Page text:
I am reluctant to submit an article reporting on Pinterest marketing practices.
Because, while it is no secret, that Pinterest is an awesome marketing tool for promoting your Blog. It is likely that you, dear reader, are my competition when it comes to securing a slice of this lucrative traffic.
While I don’t fear competition, capturing quality traffic for your blog is a cut-throat business. There must be very few bloggers who are not aware of, and are not using, the power of Pinterest to drive substantial traffic levels to their Website.
Furthermore, this is not the first post on this blog where I explore Pinterest Publishing protocols.
So why do I now publish this post on Pinterest marketing practices?
- I am restarting a Pinterest journey after a very long absence.
- Pinterest is ever evolving and there have been many changes since my last Pinning exposure.
- We all need to revisit our education from time to time.
- I now know that success in any Internet Business needs collaboration and sharing.
- Helping others will also help me increase my understanding.
Furthermore, I am fortunate in belonging to a number of valuable email lists which keep me in touch with the latest developments.
The latest email I am in receipt of, was from WP Tasty, on the very subject I now bring you.
Pinterest Marketing Practices
If you are not familiar with WP Tasty, they produce an excellent premium WordPress plugin to optimise your Pinterest pin descriptions.
And, when they produce Pinterest Guidelines one feels obliged to take notice.
What is Pinterest?
There is usually a debate about the purpose of Pinterest:
- Picture Sharing Network
- Social Media Network
- Search Engine
Many articles pertaining to Pinterest begin in this way, and I see no point in breaking with tradition.
I, personally, use it as all three. However, as a social media tool, it is not the most responsive when trying to start a discussion.
But, taking part in very brief conversations on Pinterest is an important part of your engagement on this platform.
A Blogger’s Saviour
Pinterest, when used correctly, is a traffic magnet for your Blog. It has the potential to be your number one traffic source. With the capability of providing you with hundreds and thousands of visitors every month to your site.
Are you excited by that prospect, I most certainly am. Because I am an affioiate marketer to whom traffic is my lifeblood.
However, I am a disabled blogger and that comes with limitations. The idea of producing fully researched, beautifully crafted and grammatically precise pieces of literature are often beyond my abilities.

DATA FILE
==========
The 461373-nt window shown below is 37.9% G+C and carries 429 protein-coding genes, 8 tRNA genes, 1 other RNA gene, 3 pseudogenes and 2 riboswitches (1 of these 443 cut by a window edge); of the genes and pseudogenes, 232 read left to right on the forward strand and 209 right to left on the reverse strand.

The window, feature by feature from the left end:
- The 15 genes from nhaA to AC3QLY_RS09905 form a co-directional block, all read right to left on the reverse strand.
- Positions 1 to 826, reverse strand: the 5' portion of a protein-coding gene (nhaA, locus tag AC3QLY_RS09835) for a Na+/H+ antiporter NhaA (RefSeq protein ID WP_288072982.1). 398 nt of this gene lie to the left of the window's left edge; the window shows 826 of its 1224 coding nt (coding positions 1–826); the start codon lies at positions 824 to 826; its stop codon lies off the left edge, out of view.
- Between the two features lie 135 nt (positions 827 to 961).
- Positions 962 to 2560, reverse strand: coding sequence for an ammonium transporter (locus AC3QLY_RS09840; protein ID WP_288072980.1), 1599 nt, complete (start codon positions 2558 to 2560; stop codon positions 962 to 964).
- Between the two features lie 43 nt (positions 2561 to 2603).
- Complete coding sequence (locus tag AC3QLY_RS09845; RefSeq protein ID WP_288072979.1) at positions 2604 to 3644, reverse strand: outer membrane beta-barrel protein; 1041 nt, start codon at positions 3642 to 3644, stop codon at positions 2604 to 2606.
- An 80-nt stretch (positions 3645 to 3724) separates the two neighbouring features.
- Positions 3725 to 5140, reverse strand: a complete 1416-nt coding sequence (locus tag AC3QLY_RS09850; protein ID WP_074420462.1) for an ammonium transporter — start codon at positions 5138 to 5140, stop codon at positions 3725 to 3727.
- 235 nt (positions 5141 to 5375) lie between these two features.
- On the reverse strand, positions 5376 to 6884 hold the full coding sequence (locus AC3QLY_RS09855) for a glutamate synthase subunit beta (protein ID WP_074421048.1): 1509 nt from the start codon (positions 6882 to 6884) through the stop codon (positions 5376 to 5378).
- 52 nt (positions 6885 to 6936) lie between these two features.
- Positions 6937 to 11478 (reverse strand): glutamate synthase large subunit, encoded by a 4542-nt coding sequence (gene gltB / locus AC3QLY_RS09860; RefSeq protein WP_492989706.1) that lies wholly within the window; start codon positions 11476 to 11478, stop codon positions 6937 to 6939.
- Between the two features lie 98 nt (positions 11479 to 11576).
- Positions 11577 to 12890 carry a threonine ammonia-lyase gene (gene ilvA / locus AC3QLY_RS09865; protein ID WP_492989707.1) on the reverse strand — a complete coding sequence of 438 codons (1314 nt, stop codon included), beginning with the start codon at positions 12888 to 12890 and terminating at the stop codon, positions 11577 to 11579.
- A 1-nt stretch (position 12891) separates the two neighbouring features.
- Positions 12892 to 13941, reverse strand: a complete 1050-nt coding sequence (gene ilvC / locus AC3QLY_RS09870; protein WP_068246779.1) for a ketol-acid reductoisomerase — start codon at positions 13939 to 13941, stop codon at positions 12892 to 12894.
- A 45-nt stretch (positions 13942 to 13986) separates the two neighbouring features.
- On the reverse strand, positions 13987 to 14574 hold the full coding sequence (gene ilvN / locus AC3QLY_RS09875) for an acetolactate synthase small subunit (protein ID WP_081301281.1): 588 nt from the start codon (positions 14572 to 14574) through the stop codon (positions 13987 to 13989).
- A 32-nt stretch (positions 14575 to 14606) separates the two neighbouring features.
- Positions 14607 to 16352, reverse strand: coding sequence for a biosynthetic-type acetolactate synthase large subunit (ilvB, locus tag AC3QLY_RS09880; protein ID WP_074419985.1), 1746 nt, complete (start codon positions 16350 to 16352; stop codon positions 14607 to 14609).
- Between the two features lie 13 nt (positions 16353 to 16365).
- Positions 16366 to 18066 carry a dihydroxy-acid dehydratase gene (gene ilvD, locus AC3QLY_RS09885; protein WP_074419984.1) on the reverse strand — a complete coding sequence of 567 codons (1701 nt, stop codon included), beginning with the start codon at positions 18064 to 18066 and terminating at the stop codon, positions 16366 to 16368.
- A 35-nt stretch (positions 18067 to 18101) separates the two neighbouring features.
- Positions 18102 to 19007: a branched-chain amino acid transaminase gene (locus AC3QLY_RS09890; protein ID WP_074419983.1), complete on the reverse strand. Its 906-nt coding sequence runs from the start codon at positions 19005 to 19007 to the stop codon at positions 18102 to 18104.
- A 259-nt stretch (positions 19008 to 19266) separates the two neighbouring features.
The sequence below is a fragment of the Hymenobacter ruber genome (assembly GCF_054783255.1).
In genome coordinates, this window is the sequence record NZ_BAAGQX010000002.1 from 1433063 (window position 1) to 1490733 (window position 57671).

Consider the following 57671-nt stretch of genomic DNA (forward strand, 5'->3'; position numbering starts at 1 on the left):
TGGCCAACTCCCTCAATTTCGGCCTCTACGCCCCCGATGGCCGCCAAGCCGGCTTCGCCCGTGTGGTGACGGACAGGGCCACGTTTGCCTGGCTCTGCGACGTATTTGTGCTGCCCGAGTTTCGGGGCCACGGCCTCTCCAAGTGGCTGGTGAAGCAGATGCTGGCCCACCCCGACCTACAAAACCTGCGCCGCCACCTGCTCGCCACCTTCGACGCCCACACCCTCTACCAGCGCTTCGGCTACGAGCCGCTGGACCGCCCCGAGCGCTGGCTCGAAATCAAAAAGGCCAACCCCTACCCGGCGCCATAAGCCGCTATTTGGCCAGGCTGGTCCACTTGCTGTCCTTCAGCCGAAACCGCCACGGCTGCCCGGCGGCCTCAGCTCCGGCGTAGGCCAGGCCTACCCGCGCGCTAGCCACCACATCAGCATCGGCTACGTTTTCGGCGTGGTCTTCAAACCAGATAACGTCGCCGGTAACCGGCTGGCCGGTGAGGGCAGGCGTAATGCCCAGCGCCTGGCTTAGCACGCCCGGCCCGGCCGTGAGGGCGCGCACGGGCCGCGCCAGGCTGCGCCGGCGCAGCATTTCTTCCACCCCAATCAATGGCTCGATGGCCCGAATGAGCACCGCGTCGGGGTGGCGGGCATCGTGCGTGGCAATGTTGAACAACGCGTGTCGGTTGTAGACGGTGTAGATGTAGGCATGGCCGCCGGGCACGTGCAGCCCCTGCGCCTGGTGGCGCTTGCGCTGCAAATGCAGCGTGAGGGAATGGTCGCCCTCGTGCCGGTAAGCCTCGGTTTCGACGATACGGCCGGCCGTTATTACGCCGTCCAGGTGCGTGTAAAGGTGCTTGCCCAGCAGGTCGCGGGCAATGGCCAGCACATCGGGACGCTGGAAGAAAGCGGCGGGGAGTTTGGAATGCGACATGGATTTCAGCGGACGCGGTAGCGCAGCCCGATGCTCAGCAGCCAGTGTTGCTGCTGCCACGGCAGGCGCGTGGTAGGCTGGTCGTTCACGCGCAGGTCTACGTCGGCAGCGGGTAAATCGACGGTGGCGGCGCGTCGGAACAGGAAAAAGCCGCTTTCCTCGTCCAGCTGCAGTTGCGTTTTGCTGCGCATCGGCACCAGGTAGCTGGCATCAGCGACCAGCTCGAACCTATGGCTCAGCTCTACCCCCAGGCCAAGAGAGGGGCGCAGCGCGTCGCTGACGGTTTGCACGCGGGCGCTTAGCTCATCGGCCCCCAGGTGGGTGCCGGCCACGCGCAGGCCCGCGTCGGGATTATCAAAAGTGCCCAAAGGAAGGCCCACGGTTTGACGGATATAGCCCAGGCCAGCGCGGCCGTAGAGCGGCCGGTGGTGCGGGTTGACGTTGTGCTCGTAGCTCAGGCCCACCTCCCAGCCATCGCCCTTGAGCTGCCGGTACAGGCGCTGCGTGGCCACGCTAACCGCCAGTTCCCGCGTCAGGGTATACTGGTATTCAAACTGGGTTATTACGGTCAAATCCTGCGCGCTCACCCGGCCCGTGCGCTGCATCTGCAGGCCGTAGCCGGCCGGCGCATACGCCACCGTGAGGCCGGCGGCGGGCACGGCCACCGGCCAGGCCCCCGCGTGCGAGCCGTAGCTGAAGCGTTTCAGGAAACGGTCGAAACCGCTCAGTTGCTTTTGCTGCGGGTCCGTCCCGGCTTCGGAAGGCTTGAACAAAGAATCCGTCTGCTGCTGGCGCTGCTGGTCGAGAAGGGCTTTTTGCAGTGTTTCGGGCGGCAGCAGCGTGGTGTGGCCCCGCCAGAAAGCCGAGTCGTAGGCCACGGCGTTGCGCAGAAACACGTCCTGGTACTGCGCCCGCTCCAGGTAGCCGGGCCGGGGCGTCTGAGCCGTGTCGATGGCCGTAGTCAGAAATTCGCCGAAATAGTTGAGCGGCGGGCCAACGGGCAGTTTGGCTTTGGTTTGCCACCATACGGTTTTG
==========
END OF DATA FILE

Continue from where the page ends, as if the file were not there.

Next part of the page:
I am not making excuses for my disability. The fact that I have this health problem is a situation that I must:
- Learn to live with.
- Adapt my working methods to fit.
- Change my lifestyle accordingly.
Furthermore, having tools like Pinterest can make blogging so much more achievable and rewarding.
One of my biggest weaknesses is my inability to concentrate. Which is probably why I have strayed away from the main focus of this post.
Best Practices for marketing on Pinterest
Most of the everyday best practices are detailed in the WP Tasty post I linked to earlier in this post.
So, I will simply add a few of observations of my own methods that work well for me.
When one of your Pinterest boards is no longer required, for whatever reason. The obvious solution would be to delete the reduntant board.
But, this not the only option, or the best action. If you delete the board, you will lose all the followers from that board. Furthermore, Pinterest does not ecourage board deletion.
If you really want to remove the board from your profile. You can archive the board. This retains your followers and keeps Pinterest happy.
Successful pinners have many boards. But, many boards require a lot of pins. Which may seems like a mountainous task for an apiring Pinner.
However, in accordance with Pinterest marketing practices we would be well advised to stick with a winning formula.
Board descriptions are crucial to a well-oiled Pinterest profile. They not only give your visitor a summary of the type of pins to be found therein. They provide the Pinterest search engine with your winning keywords.
Beware of Stolen Pins
I have been quite happily saving Pins with images that catch my attention. But, there is, apparently, a danger in being so free with your sharing.
It seems that not all Pins are quite what they profess to be. They don’t all link to the intended Website!
And, we don’t want to be associated with any form of malpractice. Nor do we want to form victim to the theft of our lovingly created Pin images.
Protect your Investment
It is almost impossible to stop your images being reused in this inappropriate manner.
But, we can make the prospect less appealling for the would-be intellecual-property thief.
Label each of your images with your distinctive logo and include the URL to your blog.
This will make it very evident that this image is your image. Even if somebody steals it, they will be doing your marketing for you.
While Pinterest Marketing Practices may feel like just another rule-book. They are, in fact, just common-sense habits to adopt, to ensure your success and the enjoyment of your audience.
This concludes the current post. We hope it was educational, informative and enjoyable. What follows, hereafter, are optimised images for sharing. Tall Pinterest images will only be revealed when the appropriate sharing button is selected.